National Care Service - health and demographic profile: evidence
Provides an overview of Scotland’s health and demographic profile and population projections. It is part of a collection of contextual evidence papers, setting out key sources of information about social care and related areas in Scotland.
This document is part of a collection
This section briefly explores a number of projections which have been made, primarily by NRS, which are relevant to the development of a National Care Service. Population projections have limitations. A projection is a calculation showing what happens if particular assumptions are made. The population projections are trend-based. They are, therefore, not policy-based forecasts of what the government expects to happen. Many social and economic factors influence population change, including policies adopted by both central and local government. The relationships between the various factors are complex and largely unknown. Nonetheless, projections of the number of adults (particularly older people) are usually more reliable than those for children because they are based on people who are already living in Scotland.
4.1 Life Expectancy
As noted, life expectancy in Scotland had been increasing steadily for decades. However, since 2012-14, improvements in life expectancy have stalled. NRS projections show life expectancy increasing again, but at a slower rate than previous projections (Figure 9).
However, it is important to note that life expectancy and healthy life expectancy trends in Scotland have not improved since around 2012, with life expectancy having been decreasing for those living in the most deprived 40% of areas. The best available evidence indicates that this is largely due to economic factors impacting on the whole population, but particularly on those living in the most deprived circumstances. These trends reflect the impact on health of an array of social determinants; socio-economic circumstances, including poverty, housing and education that together influence health throughout the life-course. The future course of life expectancy and healthy life expectancy are dependent on future decisions around these key social determinants.
Source: Figures to 2018-20 are from National Life Tables for Scotland (NRS) based on 3 years of data. Figures from 2021 are projected single year life expectancies (2018 based, NRS). Life Expectancy in Scotland 2018-2020: Report (nrscotland.gov.uk)
4.2 Ageing Population
The age composition of the population is particularly important in this context, given that it shapes demand for health and social care services. Projections by NRS suggest that Scotland is likely to have more older people and fewer younger people in mid-2045 than in mid-2020. The current (mid-2020) population structure includes a sharp peak at around age 73 (post-war baby boomers, born 1946-47), and a large bulge with people in their mid-50s (born during the 1960s baby boom). As these generations age, with higher life expectancy than in previous generations, they are projected to make up a growing proportion of the population. Also, as female life expectancy is higher than for males, more females are projected to live into older age. These projections suggest that the number of people aged 65 and over will grow by nearly a third by mid-2045 to make up 25.4%, with the number of children falling by over a fifth to 13.3% of the population. The population aged 16-64 years is projected to remain relatively stable and is projected to make up 61.3% of the population by mid-2045. Most of the changes are the result of the ageing population.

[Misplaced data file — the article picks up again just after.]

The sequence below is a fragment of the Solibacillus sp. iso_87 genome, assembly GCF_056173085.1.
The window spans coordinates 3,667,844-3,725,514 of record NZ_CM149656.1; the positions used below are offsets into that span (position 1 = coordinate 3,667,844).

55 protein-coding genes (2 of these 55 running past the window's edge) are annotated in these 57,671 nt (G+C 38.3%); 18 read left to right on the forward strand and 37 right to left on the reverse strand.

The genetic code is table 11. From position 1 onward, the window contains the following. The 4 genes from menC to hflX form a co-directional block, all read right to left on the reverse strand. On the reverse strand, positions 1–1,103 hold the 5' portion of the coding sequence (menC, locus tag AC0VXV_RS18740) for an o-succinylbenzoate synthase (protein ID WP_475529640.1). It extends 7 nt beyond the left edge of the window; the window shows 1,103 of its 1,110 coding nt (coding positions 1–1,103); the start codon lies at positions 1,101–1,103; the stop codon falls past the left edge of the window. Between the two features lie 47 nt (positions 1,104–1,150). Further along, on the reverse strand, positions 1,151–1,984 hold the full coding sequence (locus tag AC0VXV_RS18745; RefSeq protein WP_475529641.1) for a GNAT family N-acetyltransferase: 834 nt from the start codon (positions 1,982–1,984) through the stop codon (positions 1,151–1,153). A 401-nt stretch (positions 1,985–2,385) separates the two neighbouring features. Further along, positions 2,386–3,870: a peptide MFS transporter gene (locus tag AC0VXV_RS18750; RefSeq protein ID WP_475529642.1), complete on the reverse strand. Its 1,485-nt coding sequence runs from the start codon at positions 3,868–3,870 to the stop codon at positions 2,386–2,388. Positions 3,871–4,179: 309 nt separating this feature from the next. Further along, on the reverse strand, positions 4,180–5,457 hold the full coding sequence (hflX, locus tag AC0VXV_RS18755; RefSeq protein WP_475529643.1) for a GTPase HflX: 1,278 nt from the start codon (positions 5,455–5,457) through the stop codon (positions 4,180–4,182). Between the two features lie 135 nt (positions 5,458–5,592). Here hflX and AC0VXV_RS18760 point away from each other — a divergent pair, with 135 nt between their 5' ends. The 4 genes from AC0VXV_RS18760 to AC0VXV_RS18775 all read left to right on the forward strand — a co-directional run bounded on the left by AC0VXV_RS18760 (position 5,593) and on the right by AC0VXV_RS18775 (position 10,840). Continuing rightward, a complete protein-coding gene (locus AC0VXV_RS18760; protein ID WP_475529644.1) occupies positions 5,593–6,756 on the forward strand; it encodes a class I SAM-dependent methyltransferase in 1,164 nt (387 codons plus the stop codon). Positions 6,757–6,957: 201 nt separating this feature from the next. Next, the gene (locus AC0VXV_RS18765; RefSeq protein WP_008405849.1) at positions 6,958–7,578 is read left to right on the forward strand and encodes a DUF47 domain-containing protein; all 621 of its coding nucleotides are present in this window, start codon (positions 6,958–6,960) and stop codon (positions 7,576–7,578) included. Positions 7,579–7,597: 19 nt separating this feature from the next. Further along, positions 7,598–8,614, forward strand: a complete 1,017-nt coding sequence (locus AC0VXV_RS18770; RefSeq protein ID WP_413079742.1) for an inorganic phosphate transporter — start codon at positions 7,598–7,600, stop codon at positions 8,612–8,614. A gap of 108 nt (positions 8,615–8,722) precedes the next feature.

Source: Projected Population of Scotland (Interim) 2020-based, Report (NRS) (nrscotland.gov.uk)
Scotland's age-structural shift is also projected to contain increasing numbers of people aged in, what demographers refer to as, the 'oldest old' age categories. For example, NRS projects that the number of people aged 90 and over in Scotland will double between 2020 and 2045 from 43,749 to 85,354.
4.3 Increase in Single-Person Households
Another key NRS projection, relevant here, is the continuation of trends towards estimated increase in single-person households across Scotland. In 2019 more than a third of households were single person households. The largest projected increases between 2018 and 2028 (in number and percentage terms) is in households containing one or two adults only. The number of one person households is projected to increase further by 8% (to 965,100 households); and the number of households with just two adults is projected to increase by 7% (to 830,600 households).
Importantly here, people are more likely to live alone as they become older. In 2018, an estimated 113,800 men aged 65 and over were living alone. This is projected to increase to 139,500 in 2028 (an increase of 23%) and to 161,400 by 2043 (an increase of 42% compared with 2018). The number of women aged 65 and over living alone is projected to increase from 229,200 in 2018 to 245,900 in 2028 (increase of 16%) and to 326,900 by 2043 (an increase of 43% compared with 2018). The number of men aged 85 and over living alone is projected to increase by just over a quarter (26%) between 2018 and 2028, increasing from 17,600 to 22,100; and to nearly double to 33,700 by 2043 (an increase of 92% compared with 2018). The number of women aged 85 and over living alone is also projected to increase from 49,700 in 2018 to 59,400 in 2028 (an increase of 20%) and then to 90,900 by 2043 (an increase of 83% compared with 2018). In 2028, 65% of women in this age group are projected to live alone, compared to 39% of men. The substantial projected increase in the number of older households, in particular of older people living alone, has implications for services and policies aimed at supporting older people.
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